The tribe of Levi had a very strong commitment to their ideals, even to the point of ignoring their own family relationships to enforce them.  God had placed them in the position of teaching the rest of the people God’s laws.  The Urim and Thummim were symbolic of their authority from God.  There was concern that they stay true to God in their commitment, rather than going after other Gods.

“And of Benjamin he said, The beloved of the LORD shall dwell in safety by him; and the LORD shall cover him all the day long, and he shall dwell between his shoulders.” (Deuteronomy 3:12)

As a Jacob’s youngest and favored son, Benjamin had been protected from a lot of the strife between Rachel and Leah.  Like Judah they were inclined to not worry what the other tribes thought, and would side with Judah when the tribes split.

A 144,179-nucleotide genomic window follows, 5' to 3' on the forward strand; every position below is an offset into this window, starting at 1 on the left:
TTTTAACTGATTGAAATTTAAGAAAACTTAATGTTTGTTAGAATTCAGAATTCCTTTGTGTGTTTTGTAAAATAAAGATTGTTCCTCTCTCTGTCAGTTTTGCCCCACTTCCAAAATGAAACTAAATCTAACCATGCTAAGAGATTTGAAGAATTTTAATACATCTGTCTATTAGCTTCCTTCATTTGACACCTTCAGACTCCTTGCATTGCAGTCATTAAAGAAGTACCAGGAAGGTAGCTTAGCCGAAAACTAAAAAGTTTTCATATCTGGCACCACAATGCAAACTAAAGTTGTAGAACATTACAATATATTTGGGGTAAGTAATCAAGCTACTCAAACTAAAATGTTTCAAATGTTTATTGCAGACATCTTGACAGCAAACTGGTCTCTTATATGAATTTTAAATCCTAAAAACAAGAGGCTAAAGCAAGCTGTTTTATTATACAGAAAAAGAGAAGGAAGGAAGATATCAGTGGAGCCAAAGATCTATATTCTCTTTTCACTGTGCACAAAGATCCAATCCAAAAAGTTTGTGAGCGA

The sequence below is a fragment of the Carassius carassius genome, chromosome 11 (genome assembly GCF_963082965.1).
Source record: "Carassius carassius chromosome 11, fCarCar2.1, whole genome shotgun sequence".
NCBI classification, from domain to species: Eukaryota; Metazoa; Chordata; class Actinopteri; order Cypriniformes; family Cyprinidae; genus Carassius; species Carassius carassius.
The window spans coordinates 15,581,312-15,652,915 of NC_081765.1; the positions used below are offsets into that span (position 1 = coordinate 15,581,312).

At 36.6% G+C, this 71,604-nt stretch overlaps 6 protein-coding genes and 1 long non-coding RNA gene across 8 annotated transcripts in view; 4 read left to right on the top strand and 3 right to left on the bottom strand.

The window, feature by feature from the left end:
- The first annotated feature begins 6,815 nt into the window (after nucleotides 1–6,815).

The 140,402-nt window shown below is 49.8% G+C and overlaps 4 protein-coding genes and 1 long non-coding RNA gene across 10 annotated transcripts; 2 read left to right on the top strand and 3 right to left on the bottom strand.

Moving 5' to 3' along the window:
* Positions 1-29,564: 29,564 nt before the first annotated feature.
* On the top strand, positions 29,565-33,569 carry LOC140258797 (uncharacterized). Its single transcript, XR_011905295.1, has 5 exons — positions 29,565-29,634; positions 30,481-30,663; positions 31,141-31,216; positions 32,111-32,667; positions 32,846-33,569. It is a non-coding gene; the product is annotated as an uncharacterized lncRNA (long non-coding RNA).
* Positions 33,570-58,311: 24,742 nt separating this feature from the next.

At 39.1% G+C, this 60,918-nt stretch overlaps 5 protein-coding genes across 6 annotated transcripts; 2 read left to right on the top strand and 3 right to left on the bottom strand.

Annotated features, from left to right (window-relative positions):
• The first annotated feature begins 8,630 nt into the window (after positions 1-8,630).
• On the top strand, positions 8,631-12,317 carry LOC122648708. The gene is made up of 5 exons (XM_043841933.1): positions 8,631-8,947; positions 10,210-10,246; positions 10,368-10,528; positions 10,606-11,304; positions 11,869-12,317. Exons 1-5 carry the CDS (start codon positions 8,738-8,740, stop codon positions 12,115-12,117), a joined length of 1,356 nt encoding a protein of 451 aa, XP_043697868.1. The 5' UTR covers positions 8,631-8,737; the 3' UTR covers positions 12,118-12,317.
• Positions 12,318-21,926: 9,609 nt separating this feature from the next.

“And of Joseph he said, Blessed of the LORD be his land, for the precious things of heaven, for the dew, and for the deep that coucheth beneath, And for the precious fruits brought forth by the sun, and for the precious things put forth by the moon, And for the chief things of the ancient mountains, and for the precious things of the lasting hills, And for the precious things of the earth and fulness thereof, and for the good will of him that dwelt in the bush: let the blessing come upon the head of Joseph, and upon the top of the head of him that was separated from his brethren.  His glory is like the firstling of his bullock, and his horns are like the horns of unicorns: with them he shall push the people together to the ends of the earth: and they are the ten thousands of Ephraim, and they are the thousands of Manasseh.” (Deuteronomy 3:13-17)

Despite their having sold him as a slave, Joseph had been concerned for his family’s welfare, attaining power and prestige while still staying focused on God.   That attitude was learned by his sons, and the tribes descended from him would be blessed accordingly.